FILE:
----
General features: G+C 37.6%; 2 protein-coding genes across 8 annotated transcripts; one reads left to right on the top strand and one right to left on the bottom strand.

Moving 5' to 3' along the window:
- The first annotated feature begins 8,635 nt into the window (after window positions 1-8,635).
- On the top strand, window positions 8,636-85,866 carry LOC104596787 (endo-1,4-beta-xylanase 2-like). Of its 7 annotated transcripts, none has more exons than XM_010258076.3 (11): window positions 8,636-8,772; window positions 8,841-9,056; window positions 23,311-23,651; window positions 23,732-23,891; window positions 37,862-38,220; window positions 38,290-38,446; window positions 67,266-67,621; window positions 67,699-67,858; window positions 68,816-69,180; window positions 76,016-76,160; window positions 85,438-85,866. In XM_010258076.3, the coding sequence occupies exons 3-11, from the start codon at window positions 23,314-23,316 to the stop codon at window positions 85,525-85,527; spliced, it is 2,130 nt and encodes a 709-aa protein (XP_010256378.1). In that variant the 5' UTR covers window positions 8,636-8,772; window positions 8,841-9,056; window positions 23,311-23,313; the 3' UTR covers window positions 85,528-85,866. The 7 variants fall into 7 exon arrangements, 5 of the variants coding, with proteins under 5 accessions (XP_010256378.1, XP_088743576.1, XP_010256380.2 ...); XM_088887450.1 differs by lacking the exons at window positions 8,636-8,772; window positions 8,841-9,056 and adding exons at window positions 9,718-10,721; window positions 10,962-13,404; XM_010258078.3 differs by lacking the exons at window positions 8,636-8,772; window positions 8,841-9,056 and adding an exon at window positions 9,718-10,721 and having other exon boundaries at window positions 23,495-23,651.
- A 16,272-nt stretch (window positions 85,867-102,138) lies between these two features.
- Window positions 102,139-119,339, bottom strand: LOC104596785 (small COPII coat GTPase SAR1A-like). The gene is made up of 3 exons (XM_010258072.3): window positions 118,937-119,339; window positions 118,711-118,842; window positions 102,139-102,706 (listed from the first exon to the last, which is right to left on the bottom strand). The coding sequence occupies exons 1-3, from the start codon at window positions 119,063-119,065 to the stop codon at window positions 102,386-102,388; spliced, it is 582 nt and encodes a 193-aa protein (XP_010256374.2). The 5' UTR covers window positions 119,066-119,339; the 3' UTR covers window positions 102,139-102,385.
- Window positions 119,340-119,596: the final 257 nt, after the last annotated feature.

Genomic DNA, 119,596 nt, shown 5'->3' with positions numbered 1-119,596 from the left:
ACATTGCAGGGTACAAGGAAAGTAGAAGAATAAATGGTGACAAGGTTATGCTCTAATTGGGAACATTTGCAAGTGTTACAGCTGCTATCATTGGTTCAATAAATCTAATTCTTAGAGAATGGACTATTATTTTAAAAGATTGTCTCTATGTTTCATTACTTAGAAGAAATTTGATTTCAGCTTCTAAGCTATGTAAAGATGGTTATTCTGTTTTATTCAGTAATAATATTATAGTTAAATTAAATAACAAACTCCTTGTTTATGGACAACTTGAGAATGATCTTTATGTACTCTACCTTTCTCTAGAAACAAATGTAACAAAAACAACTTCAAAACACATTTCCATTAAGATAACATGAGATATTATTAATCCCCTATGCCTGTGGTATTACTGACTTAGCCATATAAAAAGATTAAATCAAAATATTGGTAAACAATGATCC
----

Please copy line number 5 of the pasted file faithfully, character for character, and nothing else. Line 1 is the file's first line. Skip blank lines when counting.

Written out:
- A 16,272-nt stretch (window positions 85,867-102,138) lies between these two features.